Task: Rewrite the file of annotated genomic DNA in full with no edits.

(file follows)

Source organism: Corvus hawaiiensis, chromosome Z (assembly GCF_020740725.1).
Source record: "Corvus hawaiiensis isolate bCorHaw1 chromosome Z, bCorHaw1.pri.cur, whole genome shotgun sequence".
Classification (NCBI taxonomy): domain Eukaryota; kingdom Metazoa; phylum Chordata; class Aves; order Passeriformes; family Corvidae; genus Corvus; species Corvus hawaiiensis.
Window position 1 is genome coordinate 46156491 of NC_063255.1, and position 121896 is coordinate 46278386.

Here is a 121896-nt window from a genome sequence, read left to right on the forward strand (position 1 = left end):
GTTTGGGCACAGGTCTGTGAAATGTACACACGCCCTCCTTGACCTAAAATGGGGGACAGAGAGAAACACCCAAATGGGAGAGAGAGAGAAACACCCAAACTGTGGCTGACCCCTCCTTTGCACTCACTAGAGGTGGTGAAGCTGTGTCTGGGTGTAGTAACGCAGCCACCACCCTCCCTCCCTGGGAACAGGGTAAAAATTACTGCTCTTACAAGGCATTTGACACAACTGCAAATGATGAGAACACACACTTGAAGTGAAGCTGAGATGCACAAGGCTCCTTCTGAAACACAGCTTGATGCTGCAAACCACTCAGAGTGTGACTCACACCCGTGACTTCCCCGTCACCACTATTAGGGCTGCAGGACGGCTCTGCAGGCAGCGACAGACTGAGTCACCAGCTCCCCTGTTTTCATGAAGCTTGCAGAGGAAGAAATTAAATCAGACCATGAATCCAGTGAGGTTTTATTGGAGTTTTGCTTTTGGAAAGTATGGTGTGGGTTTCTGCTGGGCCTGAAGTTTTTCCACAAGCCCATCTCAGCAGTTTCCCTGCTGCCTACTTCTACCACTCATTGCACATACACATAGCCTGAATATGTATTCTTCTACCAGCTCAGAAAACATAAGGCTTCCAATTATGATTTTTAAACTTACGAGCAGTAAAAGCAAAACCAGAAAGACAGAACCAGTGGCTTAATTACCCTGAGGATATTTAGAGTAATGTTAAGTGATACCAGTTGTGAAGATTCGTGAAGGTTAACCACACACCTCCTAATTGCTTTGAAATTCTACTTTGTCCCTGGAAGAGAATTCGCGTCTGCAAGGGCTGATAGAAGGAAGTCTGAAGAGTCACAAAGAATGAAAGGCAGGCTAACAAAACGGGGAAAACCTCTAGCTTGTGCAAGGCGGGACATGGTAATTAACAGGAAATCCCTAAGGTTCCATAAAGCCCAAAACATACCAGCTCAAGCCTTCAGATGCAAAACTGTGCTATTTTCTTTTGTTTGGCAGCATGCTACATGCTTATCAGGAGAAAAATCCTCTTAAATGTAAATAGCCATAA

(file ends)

Source organism: Corvus hawaiiensis, chromosome Z (assembly GCF_020740725.1).
Source record: "Corvus hawaiiensis isolate bCorHaw1 chromosome Z, bCorHaw1.pri.cur, whole genome shotgun sequence".
Classification (NCBI taxonomy): domain Eukaryota; kingdom Metazoa; phylum Chordata; class Aves; order Passeriformes; family Corvidae; genus Corvus; species Corvus hawaiiensis.
Window position 1 is genome coordinate 46156491 of NC_063255.1, and position 121896 is coordinate 46278386.

Here is a 121896-nt window from a genome sequence, read left to right on the forward strand (position 1 = left end):
GTTTGGGCACAGGTCTGTGAAATGTACACACGCCCTCCTTGACCTAAAATGGGGGACAGAGAGAAACACCCAAATGGGAGAGAGAGAGAAACACCCAAACTGTGGCTGACCCCTCCTTTGCACTCACTAGAGGTGGTGAAGCTGTGTCTGGGTGTAGTAACGCAGCCACCACCCTCCCTCCCTGGGAACAGGGTAAAAATTACTGCTCTTACAAGGCATTTGACACAACTGCAAATGATGAGAACACACACTTGAAGTGAAGCTGAGATGCACAAGGCTCCTTCTGAAACACAGCTTGATGCTGCAAACCACTCAGAGTGTGACTCACACCCGTGACTTCCCCGTCACCACTATTAGGGCTGCAGGACGGCTCTGCAGGCAGCGACAGACTGAGTCACCAGCTCCCCTGTTTTCATGAAGCTTGCAGAGGAAGAAATTAAATCAGACCATGAATCCAGTGAGGTTTTATTGGAGTTTTGCTTTTGGAAAGTATGGTGTGGGTTTCTGCTGGGCCTGAAGTTTTTCCACAAGCCCATCTCAGCAGTTTCCCTGCTGCCTACTTCTACCACTCATTGCACATACACATAGCCTGAATATGTATTCTTCTACCAGCTCAGAAAACATAAGGCTTCCAATTATGATTTTTAAACTTACGAGCAGTAAAAGCAAAACCAGAAAGACAGAACCAGTGGCTTAATTACCCTGAGGATATTTAGAGTAATGTTAAGTGATACCAGTTGTGAAGATTCGTGAAGGTTAACCACACACCTCCTAATTGCTTTGAAATTCTACTTTGTCCCTGGAAGAGAATTCGCGTCTGCAAGGGCTGATAGAAGGAAGTCTGAAGAGTCACAAAGAATGAAAGGCAGGCTAACAAAACGGGGAAAACCTCTAGCTTGTGCAAGGCGGGACATGGTAATTAACAGGAAATCCCTAAGGTTCCATAAAGCCCAAAACATACCAGCTCAAGCCTTCAGATGCAAAACTGTGCTATTTTCTTTTGTTTGGCAGCATGCTACATGCTTATCAGGAGAAAAATCCTCTTAAATGTAAATAGCCATAA